By the end of the 14th century, some 200,000 military colonists settled some 2,000,000 mu (350,000 acres) of land in what is now Yunnan and Guizhou.

Dali Bai Autonomous Prefecture

DaliDali PrefectureDali Bai Autonomous Prefectural
Around Lake Erhai, namely, the Dali area, there emerged six zhao: Mengzi, Yuexi, Langqiong, Dengdan, Shilling, and Mengshe .
Dàlǐ Bai Autonomous Prefecture (Bai: Darl•lit Baif•cuf zirl•zirl•zox) is an autonomous prefecture of northwestern Yunnan province, People's Republic of China.

Han conquest of Dian

Han campaigns against DianAnnexedDian in 109 BC
In 109 BC, the Han dynasty invaded Dian during its southern expeditions.
The Han conquest of Dian was a series of military campaigns and expeditions by the Chinese Han dynasty recorded in contemporary textual sources against the Kingdom of Dian in modern Yunnan.

Han dynasty

Eastern Han dynastyHanWestern Han dynasty
In 109 BC, the Han dynasty invaded Dian during its southern expeditions. The Han Empire first recorded diplomatic relations with the province at the end of the 2nd century BC.
Yunnan was brought into the Han realm with the conquest of the Dian Kingdom in 109 BC, followed by parts of the Korean Peninsula with the Han conquest of Gojoseon and colonial establishments of Xuantu Commandery and Lelang Commandery in 108 BC.

Ajall Shams al-Din Omar

Sayyid Ajjal Shams al-Din OmarSeyyid Edjell Shams ed-Din OmarSai-dien-ch'i shan-sse-ding
In 1273, Kublai Khan reformed the province and appointed the semu Ajall Shams al-Din Omar as its governor.
Sayyid Ajall Shams al-Din Omar al-Bukhari (1211–1279) was Yunnan's first provincial governor, appointed by the Mongol Yuan dynasty.

Tibetan Empire

TufanTibetTibetan
Ruling from Dali, the thirteen kings of Nanzhao ruled over more than two centuries and played a vital role in the dynamic relationship between the Tang dynasty and the Tibetan Empire as a buffer state.
By the reign of the emperor Ralpacan, in the opening years of the 9th century, it controlled territories extending from the Tarim basin to the Himalayas and Bengal, and from the Pamirs to what are now the Chinese provinces of Gansu and Yunnan.

Panthay Rebellion

Pingnan GuoDu Wenxiu RebellionMuslim
Although largely forgotten, the bloody Panthay Rebellion of the Muslim Hui people and other local minorities against the Manchu rulers of the Qing dynasty caused the deaths of up to a million people in Yunnan.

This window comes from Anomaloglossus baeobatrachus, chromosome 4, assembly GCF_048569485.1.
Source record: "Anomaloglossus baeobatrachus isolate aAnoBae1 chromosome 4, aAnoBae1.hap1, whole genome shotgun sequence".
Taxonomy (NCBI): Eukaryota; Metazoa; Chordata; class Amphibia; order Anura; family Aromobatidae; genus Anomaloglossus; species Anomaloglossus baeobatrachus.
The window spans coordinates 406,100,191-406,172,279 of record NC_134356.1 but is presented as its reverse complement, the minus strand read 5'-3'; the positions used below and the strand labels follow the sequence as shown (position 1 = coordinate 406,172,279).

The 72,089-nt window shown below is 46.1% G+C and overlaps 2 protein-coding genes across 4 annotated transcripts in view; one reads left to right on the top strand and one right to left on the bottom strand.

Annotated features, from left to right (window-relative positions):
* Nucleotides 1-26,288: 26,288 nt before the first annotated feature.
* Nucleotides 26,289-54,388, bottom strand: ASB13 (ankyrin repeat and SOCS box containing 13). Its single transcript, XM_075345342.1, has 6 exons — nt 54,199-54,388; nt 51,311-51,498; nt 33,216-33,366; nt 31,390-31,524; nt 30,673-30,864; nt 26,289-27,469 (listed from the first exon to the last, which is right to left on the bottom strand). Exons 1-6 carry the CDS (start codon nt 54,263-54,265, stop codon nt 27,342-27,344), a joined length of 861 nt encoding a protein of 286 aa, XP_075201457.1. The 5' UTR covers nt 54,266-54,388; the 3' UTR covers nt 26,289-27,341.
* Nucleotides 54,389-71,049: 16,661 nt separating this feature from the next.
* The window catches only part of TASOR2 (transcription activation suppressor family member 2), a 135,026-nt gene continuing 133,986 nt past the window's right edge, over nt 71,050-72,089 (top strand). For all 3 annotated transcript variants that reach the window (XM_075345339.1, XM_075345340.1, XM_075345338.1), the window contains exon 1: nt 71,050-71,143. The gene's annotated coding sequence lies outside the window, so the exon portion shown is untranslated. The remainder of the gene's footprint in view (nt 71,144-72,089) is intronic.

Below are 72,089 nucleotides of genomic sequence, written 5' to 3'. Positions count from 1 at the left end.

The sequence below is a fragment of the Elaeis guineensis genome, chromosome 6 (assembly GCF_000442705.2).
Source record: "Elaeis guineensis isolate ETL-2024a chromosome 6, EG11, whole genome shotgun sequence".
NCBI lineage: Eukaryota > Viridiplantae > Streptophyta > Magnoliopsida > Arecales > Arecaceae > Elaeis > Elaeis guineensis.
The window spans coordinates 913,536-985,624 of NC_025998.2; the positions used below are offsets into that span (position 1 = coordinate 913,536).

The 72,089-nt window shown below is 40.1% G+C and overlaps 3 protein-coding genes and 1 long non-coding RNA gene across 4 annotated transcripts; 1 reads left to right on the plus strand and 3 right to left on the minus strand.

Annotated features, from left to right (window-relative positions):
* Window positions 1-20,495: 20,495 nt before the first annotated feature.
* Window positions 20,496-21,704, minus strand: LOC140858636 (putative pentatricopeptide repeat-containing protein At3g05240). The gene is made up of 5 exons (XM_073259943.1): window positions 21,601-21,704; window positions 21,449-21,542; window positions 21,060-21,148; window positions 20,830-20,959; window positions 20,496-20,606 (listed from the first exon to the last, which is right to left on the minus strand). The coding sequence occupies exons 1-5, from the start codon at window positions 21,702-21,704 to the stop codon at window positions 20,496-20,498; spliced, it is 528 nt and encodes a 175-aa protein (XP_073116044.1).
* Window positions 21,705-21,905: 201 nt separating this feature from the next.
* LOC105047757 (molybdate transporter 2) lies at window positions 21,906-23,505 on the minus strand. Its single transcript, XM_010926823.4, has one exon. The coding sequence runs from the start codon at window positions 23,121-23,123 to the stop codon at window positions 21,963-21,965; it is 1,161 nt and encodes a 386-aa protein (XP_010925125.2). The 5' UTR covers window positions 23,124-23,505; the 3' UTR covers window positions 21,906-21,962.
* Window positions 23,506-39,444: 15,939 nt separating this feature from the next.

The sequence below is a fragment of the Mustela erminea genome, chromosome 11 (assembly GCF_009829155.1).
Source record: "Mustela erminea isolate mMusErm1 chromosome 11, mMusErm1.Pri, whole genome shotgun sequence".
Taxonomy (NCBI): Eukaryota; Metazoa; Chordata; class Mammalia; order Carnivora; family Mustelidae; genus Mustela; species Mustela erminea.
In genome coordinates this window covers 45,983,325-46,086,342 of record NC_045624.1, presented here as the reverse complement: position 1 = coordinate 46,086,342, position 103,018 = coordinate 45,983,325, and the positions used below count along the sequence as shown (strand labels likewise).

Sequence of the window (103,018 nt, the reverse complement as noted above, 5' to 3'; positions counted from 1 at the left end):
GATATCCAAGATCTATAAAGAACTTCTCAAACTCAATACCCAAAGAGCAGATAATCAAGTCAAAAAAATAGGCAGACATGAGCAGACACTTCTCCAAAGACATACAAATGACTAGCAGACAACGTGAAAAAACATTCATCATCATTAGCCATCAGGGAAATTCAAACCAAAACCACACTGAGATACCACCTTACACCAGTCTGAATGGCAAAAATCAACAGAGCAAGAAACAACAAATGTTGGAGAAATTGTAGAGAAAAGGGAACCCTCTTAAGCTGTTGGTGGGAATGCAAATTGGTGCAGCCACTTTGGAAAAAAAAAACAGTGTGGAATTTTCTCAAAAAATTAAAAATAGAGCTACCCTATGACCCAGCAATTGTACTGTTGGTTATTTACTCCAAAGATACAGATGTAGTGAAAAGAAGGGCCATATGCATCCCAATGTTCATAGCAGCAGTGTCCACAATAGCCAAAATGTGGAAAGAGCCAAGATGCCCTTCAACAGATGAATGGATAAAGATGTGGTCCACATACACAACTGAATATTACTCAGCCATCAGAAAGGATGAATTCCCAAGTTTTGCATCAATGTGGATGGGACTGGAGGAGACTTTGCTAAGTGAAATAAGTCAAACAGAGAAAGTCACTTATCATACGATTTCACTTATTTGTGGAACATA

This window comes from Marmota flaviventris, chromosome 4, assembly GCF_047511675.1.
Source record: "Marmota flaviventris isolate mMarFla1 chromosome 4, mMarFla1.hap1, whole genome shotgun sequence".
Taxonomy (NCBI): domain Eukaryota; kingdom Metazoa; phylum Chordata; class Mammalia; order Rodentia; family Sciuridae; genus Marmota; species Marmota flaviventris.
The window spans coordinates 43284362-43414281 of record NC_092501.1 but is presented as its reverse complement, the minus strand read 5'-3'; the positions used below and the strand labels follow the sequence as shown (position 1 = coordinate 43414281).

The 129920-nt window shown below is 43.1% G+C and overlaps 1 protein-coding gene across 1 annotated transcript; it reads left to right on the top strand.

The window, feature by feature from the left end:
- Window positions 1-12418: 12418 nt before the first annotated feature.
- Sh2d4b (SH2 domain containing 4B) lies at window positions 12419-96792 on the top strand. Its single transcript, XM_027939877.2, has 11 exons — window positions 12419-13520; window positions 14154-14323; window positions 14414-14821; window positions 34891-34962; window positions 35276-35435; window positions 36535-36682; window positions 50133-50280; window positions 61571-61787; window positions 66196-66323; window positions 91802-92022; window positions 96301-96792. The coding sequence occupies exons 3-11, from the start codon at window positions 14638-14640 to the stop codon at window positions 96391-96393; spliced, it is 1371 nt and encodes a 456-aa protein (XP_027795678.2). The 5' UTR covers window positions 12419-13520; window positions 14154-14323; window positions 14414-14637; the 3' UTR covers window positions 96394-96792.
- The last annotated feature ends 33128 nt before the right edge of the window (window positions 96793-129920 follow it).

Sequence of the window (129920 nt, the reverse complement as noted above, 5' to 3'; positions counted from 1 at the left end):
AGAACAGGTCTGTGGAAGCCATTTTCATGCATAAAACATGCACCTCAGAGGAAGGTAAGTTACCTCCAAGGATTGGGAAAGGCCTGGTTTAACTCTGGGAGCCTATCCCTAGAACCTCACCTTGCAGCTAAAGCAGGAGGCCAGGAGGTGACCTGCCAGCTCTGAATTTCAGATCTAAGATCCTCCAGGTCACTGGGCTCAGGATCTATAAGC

The Panthay rebellion (1856–1873), known to Chinese as the Du Wenxiu Rebellion (Tu Wen-hsiu Rebellion), was a rebellion of the Muslim Hui people and other (Muslim as well as non-Muslim) ethnic groups against the Manchu rulers of the Qing Dynasty in southwestern Yunnan Province, as part of a wave of Hui-led multi-ethnic unrest.

Tai peoples

TaiTai peopleThái people
Anthropologists have determined that these people were related to the people now known as the Tai.
The Zhuang in China do not constitute an autonymic unity: in various areas in Guangxi they refer to themselves as pow C2 ɕu:ŋ B2, pʰo B2 tʰaj A2, pow C2 ma:n A2, pow C2 ba:n C1, or pow C2 law A2, while those in Yunnan use the following autonyms: pu C2 noŋ A2, bu B2 daj A2, or bu C2 jaj C1 (=Bouyei, bùyi 布依).

Sino-Burmese War (1765–1769)

Sino-Burmese WarSino-Burmese War (1765–69)Sino–Burmese War (1765–1769)
Under the Qing dynasty a war with Burma also occurred in the 1760s due to the attempted consolidation of borderlands under local chiefs by both China and Burma.
At first, the Emperor envisaged an easy war, and sent in only the Green Standard troops stationed in Yunnan.

1905 Tibetan Rebellion

1905 Tibetan Revoltrebellionsrevolted against Qing China
The 1905 Tibetan Rebellion in which Tibetan Buddhist Lamas attacked and killed French Catholic missionaries spread to Yunnan.
The Tibetan rebellion of 1905 in Yunnan province began with a series of attacks on Christian missionaries and converts and ended with the imperial Chinese government re-asserting control of the province.

Yuan dynasty

YuanYuan ChinaYuan Empire
After the Mongol invasion of the region in the 13th century, Yunnan was conquered by the Ming dynasty.
Local chieftains were appointed as Tusi, recognized as imperial officials by the Yuan, Ming, and Qing-era governments, principally in the province of Yunnan.

Yuanmou Man

Homo erectus yuanmouensisYuanmou Man Museum
The Yuanmou Man, a Homo erectus fossil unearthed by railway engineers in the 1960s, has been determined to be the oldest-known hominid fossil in China.
Yuanmou Man, Homo erectus yuanmouensis, refers to a member of the genus Homo whose remnants, two incisors, were discovered near Danawu Village in Yuanmou County in southwestern province of Yunnan, China.